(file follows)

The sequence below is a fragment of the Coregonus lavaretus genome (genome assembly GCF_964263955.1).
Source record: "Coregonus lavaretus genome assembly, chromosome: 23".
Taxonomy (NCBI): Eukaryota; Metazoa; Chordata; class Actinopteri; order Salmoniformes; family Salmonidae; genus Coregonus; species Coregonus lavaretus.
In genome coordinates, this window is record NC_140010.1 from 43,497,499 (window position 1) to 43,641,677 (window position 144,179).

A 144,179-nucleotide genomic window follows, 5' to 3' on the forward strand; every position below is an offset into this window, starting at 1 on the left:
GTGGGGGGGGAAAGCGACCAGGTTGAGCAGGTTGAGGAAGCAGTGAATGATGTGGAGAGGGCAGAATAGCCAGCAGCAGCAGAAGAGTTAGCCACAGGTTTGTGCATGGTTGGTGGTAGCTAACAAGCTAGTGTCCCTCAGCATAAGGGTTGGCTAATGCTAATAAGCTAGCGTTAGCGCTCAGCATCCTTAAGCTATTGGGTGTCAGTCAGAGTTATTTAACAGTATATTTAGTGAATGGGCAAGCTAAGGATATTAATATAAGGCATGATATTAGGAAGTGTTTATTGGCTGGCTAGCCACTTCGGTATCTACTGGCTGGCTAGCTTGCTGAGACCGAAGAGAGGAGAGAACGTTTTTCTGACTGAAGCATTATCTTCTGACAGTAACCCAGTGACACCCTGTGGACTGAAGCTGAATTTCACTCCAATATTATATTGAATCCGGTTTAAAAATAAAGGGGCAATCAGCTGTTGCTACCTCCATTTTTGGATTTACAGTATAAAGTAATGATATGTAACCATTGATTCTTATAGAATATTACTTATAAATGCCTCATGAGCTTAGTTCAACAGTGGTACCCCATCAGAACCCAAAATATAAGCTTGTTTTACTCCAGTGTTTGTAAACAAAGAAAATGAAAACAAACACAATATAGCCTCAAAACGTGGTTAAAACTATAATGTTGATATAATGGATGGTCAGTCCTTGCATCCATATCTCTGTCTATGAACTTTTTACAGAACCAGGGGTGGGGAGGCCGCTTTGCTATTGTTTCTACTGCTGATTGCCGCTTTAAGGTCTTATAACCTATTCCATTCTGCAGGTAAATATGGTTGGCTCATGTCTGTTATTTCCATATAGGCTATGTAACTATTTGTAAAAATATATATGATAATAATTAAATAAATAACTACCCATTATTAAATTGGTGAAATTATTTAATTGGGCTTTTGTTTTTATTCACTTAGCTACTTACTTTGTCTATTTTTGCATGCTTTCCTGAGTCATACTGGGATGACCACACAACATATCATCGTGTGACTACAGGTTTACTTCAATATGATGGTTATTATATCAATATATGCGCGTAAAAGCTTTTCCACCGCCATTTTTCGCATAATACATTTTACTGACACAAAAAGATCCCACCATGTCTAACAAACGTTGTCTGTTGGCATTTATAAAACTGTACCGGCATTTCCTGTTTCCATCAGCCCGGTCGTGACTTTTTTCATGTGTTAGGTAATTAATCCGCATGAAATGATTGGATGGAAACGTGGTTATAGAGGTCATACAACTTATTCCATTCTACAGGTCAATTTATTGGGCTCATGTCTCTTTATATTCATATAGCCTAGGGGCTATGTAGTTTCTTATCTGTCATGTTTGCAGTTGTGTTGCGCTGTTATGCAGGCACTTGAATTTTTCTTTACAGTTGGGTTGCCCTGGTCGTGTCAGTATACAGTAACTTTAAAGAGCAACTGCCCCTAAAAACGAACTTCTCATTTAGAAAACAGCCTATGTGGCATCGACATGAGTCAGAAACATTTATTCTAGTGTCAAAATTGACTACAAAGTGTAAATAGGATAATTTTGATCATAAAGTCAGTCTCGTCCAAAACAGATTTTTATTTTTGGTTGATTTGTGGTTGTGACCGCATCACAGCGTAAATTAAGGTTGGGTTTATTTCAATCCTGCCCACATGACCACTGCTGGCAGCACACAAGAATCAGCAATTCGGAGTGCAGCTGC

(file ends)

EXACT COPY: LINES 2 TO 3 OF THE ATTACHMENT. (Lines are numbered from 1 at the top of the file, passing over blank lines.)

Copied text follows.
Source record: "Coregonus lavaretus genome assembly, chromosome: 23".
Taxonomy (NCBI): Eukaryota; Metazoa; Chordata; class Actinopteri; order Salmoniformes; family Salmonidae; genus Coregonus; species Coregonus lavaretus.